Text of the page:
USA TODAY Sports’ Nancy Armour breaks down how Sergio Garcia beat out Justin Rose in a playoff to win the 2017 Masters.
USA TODAY Sports
AUGUSTA, Ga. — Jordan Spieth’s psyche is just fine, thank you, and not even another Masters disappointment will shake it.
He’s already won the biggest prize there is. Another green jacket only adds to what he’s already done while nothing – nothing – can ever take away from it.
“Fortunately,” Spieth said Sunday night, “I get to come back for another 50 years.”
Spieth wasn’t putting up a front as he said it. Sure, he wanted to win here and there will be some twinges of regret when he looks back on this week. The quadruple bogey in his first round, which left him in a hole, is one shot he’d like to have back. So, too, that bogey on his first hole Sunday.
And, of course, yet another splashdown on No. 12 in the final round.
But his belief in himself remains solid. He knows there will be more chances to build on an already impressive legacy, even as he knows that legacy could have been all the more imposing.
“After the first round, it would have been easy to throw in the towel,” said Spieth, whose 75 matched his worst round at Augusta National, set Thursday. “But we fought hard and had chance to win this thing. … I didn’t really lose belief until, obviously, that one on 12 fell a little short.”
The epic showdown between Sergio Garcia and Justin Rose was tremendous, no question. But this tournament was Spieth’s to win going into Sunday’s final round and everybody who has watched him play Augusta National knew it.
He had clawed and scratched his way back from a brutal opening round, where he’d made a 9 – yes, you read that right – on 15. He was bogey-free for a 29-hole stretch during the second and third rounds, making nine birdies to scramble up the leaderboard.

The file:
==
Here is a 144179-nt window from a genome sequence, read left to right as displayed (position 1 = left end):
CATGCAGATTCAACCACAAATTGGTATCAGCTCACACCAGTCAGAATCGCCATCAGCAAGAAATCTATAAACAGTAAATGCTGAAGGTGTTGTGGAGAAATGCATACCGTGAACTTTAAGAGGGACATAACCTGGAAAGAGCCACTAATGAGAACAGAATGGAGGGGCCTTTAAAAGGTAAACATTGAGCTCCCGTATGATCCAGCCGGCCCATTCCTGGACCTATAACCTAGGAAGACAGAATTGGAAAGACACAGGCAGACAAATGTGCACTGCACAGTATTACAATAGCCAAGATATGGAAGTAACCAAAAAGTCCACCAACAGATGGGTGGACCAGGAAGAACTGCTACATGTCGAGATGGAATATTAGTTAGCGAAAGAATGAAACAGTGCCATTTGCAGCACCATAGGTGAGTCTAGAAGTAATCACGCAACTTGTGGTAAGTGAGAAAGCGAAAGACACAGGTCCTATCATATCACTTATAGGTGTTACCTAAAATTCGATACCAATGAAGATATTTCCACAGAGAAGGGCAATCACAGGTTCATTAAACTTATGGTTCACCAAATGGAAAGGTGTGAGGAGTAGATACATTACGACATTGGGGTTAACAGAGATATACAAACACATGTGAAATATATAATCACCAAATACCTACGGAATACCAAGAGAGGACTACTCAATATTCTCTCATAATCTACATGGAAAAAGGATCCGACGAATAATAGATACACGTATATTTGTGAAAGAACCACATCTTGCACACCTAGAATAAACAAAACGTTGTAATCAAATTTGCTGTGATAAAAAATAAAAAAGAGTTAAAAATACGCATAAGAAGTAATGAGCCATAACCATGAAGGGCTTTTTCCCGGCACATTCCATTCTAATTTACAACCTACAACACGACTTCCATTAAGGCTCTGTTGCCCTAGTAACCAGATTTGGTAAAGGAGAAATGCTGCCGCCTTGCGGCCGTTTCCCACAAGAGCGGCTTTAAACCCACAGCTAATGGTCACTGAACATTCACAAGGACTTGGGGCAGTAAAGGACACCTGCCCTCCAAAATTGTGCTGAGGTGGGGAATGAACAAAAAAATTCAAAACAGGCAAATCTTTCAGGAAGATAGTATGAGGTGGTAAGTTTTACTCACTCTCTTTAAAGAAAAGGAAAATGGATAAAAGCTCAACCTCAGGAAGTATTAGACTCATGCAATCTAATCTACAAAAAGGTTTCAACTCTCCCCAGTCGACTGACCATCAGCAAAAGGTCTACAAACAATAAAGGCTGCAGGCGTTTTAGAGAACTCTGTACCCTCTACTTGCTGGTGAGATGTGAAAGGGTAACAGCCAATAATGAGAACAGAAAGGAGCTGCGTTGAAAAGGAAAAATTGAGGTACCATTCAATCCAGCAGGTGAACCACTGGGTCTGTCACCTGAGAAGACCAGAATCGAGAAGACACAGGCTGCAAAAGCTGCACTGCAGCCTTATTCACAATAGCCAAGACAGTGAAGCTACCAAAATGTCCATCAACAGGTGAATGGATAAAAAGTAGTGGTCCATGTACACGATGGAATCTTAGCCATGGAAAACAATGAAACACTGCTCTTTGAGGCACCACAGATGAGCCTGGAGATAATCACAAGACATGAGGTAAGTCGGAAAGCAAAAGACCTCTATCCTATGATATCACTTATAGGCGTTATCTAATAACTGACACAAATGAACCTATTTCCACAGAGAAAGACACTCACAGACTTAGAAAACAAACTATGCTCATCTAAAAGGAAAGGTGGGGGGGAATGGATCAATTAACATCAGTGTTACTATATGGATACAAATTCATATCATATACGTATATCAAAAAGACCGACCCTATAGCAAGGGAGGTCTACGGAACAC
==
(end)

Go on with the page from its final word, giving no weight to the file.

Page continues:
When the third round ended and he lurked just two strokes behind Garcia and Rose, it sure looked like a done deal.
And what a story that would have been, the ultimate tale of redemption.
Spieth made a run last year at Greg Norman’s hold on worst Masters meltdown, throwing away his second green jacket with that quadruple-bogey on No. 12. That he’d already won one was the only thing keeping it from topping Norman.
It’s the kind of implosion that can haunt a career, and Spieth has been asked about it a time or 200 over the last 12 months.
But he didn’t win two majors before his 22nd birthday by being fragile, and he breezed through 12 in his first round of the week. The rest of his round wasn’t so great, but he made up for it on Friday and Saturday.
Sleeping on the 54-hole lead at Augusta National is never easy, and even less so when Spieth is just over your shoulder.
But his day unraveled quickly. A bogey on No. 1. And No. 3. And No. 6. And No. 10.
“Out here, distance control is so key,” Spieth said. “I was two yards into the rough so many times today and it makes a huge difference on controlling the distance out of the rough. It’s a coin flip. Is it going to jump or come out spinning? And I missed those coin flips four, five?for?five.
“I mean, I lost five coin flips on my guess.”
There was no coin flip on No. 12, just another shot in the drink. When he made another bogey on 14, he was 2 over for the tournament.
Though it changed little except for where he finished in the final standings, Spieth would rally once again. With three birdies in his last four holes, he got back to 1 under for the tournament. His tie for 11th was his worst finish at the Masters – but that’s simply nitpicking given he finished second, first and second in his first three trips here.
“I’m taking a lot of positives out of this week, I really am,” Spieth said. “There wasn’t going to be a whole lot I could have done today. … I would have had to shoot a tremendous round and the round of the day by a couple shots, I think, by a shot or two, after already coming back. And that’s tough to do.
“So, not going to beat myself up whatsoever over today.”
He’s got a green jacket, and nothing can ever change that.
Follow USA TODAY Sports columnist Nancy Armour on Twitter @nrarmour.